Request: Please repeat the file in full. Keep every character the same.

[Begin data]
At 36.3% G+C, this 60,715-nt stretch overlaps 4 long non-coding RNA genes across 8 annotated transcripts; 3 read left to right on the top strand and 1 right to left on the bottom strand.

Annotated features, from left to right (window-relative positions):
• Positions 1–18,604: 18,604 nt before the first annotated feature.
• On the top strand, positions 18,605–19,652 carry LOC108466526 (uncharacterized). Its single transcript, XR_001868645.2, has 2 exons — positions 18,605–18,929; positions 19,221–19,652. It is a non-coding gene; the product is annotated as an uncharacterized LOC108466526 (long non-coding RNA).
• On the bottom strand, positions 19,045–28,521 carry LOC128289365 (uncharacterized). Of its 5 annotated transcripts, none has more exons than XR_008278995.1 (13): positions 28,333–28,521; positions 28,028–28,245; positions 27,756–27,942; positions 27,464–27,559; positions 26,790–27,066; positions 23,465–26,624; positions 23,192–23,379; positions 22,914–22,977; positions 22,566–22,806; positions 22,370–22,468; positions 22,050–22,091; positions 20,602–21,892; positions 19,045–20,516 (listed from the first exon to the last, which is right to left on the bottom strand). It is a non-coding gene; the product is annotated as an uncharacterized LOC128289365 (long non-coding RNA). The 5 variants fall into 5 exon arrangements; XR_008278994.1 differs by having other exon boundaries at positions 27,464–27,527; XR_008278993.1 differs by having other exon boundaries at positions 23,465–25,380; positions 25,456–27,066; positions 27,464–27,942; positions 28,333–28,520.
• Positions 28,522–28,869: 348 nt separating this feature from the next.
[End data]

At 36.3% G+C, this 60,715-nt stretch overlaps 4 long non-coding RNA genes across 8 annotated transcripts; 3 read left to right on the top strand and 1 right to left on the bottom strand.

Annotated features, from left to right (window-relative positions):
• Positions 1–18,604: 18,604 nt before the first annotated feature.
• On the top strand, positions 18,605–19,652 carry LOC108466526 (uncharacterized). Its single transcript, XR_001868645.2, has 2 exons — positions 18,605–18,929; positions 19,221–19,652. It is a non-coding gene; the product is annotated as an uncharacterized LOC108466526 (long non-coding RNA).
• On the bottom strand, positions 19,045–28,521 carry LOC128289365 (uncharacterized). Of its 5 annotated transcripts, none has more exons than XR_008278995.1 (13): positions 28,333–28,521; positions 28,028–28,245; positions 27,756–27,942; positions 27,464–27,559; positions 26,790–27,066; positions 23,465–26,624; positions 23,192–23,379; positions 22,914–22,977; positions 22,566–22,806; positions 22,370–22,468; positions 22,050–22,091; positions 20,602–21,892; positions 19,045–20,516 (listed from the first exon to the last, which is right to left on the bottom strand). It is a non-coding gene; the product is annotated as an uncharacterized LOC128289365 (long non-coding RNA). The 5 variants fall into 5 exon arrangements; XR_008278994.1 differs by having other exon boundaries at positions 27,464–27,527; XR_008278993.1 differs by having other exon boundaries at positions 23,465–25,380; positions 25,456–27,066; positions 27,464–27,942; positions 28,333–28,520.
• Positions 28,522–28,869: 348 nt separating this feature from the next.